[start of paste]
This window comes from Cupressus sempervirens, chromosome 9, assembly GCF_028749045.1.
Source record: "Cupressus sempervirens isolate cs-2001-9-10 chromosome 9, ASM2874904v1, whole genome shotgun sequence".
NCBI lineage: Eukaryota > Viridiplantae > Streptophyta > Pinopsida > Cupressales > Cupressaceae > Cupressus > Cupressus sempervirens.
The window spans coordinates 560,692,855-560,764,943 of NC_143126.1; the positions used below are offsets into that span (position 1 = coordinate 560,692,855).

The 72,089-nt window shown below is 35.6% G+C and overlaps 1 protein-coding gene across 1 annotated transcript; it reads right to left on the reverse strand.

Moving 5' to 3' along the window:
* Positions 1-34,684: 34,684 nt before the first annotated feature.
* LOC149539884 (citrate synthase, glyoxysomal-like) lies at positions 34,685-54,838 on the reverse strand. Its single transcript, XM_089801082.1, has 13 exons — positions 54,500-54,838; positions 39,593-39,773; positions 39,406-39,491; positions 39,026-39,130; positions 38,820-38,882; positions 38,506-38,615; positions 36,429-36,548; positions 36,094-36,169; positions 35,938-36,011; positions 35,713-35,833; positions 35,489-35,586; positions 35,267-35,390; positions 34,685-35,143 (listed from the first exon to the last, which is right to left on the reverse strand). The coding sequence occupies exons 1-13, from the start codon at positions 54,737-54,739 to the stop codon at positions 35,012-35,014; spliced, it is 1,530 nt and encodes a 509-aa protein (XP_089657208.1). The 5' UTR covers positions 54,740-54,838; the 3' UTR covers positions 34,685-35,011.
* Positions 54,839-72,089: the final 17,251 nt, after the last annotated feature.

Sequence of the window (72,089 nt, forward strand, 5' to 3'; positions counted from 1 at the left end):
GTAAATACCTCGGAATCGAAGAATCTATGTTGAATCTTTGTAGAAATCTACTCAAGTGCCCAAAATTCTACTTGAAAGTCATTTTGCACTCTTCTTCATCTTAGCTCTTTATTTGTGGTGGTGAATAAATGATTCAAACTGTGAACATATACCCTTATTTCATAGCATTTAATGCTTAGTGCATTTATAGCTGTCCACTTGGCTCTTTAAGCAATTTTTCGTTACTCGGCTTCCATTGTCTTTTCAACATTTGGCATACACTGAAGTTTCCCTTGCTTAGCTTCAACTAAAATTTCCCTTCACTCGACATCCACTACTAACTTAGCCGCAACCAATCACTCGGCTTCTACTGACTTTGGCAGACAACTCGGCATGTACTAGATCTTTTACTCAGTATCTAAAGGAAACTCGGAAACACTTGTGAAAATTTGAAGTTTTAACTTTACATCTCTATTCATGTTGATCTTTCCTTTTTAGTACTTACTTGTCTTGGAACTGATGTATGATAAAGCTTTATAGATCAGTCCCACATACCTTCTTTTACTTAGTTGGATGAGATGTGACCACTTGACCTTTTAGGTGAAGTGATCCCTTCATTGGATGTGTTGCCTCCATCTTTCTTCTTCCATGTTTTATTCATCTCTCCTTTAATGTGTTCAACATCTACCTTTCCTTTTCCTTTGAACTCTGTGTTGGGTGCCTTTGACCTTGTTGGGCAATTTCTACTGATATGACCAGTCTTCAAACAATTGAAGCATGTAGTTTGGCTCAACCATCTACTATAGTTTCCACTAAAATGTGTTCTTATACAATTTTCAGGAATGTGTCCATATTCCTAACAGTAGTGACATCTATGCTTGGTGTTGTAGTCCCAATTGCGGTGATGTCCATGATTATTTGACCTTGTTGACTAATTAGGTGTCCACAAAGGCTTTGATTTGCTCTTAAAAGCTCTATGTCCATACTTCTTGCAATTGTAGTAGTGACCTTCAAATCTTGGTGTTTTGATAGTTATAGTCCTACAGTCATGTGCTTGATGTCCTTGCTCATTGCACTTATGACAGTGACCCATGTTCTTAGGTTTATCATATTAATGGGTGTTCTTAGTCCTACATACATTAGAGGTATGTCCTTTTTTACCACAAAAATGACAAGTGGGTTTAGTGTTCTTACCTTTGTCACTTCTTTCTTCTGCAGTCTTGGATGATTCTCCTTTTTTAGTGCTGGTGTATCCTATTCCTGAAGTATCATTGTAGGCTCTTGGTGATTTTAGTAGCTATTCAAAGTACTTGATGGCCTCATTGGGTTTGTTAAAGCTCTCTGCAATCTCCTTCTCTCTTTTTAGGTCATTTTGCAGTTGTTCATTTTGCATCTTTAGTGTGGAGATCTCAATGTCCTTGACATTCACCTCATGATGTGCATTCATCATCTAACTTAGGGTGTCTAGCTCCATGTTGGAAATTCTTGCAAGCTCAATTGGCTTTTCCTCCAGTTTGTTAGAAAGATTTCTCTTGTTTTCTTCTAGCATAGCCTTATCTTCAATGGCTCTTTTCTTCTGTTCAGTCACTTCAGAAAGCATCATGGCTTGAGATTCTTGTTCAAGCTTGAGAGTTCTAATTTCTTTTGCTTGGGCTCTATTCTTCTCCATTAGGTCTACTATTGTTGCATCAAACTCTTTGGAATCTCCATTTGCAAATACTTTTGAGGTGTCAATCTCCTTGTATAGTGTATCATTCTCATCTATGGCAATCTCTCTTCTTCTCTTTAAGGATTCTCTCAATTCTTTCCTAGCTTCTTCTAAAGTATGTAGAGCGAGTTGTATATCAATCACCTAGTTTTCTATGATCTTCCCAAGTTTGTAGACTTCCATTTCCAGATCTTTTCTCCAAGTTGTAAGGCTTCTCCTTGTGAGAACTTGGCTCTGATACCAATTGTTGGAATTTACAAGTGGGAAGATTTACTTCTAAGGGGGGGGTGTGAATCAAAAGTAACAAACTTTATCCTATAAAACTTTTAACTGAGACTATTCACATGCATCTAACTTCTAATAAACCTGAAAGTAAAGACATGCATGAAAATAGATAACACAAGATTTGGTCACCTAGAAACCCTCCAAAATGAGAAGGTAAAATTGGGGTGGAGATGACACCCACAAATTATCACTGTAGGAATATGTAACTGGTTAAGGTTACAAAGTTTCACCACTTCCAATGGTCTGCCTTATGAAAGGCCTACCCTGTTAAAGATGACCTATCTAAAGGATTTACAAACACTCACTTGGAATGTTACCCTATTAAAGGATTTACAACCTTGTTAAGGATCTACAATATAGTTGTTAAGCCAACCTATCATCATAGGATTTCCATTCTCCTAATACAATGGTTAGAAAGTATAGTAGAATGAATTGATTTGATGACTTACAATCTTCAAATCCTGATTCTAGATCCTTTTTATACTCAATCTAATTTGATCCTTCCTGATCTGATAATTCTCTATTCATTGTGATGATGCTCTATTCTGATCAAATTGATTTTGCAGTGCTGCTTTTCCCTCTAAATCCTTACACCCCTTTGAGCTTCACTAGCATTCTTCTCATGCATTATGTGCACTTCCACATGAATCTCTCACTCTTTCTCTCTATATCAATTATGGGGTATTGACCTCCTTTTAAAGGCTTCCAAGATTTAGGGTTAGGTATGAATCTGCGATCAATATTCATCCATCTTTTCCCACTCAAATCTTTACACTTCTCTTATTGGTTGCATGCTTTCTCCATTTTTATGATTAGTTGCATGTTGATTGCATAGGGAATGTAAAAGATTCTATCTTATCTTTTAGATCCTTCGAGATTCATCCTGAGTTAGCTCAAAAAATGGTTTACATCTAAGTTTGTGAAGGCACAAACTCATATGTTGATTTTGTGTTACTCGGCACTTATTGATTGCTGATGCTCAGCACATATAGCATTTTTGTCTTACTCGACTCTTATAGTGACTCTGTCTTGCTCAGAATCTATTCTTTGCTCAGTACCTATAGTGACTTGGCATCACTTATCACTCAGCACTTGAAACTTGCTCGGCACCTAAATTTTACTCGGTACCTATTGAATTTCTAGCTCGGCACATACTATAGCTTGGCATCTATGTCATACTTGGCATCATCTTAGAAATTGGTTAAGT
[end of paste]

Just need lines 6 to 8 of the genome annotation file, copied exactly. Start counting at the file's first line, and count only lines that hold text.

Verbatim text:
Moving 5' to 3' along the window:
* Positions 1-34,684: 34,684 nt before the first annotated feature.
* LOC149539884 (citrate synthase, glyoxysomal-like) lies at positions 34,685-54,838 on the reverse strand. Its single transcript, XM_089801082.1, has 13 exons — positions 54,500-54,838; positions 39,593-39,773; positions 39,406-39,491; positions 39,026-39,130; positions 38,820-38,882; positions 38,506-38,615; positions 36,429-36,548; positions 36,094-36,169; positions 35,938-36,011; positions 35,713-35,833; positions 35,489-35,586; positions 35,267-35,390; positions 34,685-35,143 (listed from the first exon to the last, which is right to left on the reverse strand). The coding sequence occupies exons 1-13, from the start codon at positions 54,737-54,739 to the stop codon at positions 35,012-35,014; spliced, it is 1,530 nt and encodes a 509-aa protein (XP_089657208.1). The 5' UTR covers positions 54,740-54,838; the 3' UTR covers positions 34,685-35,011.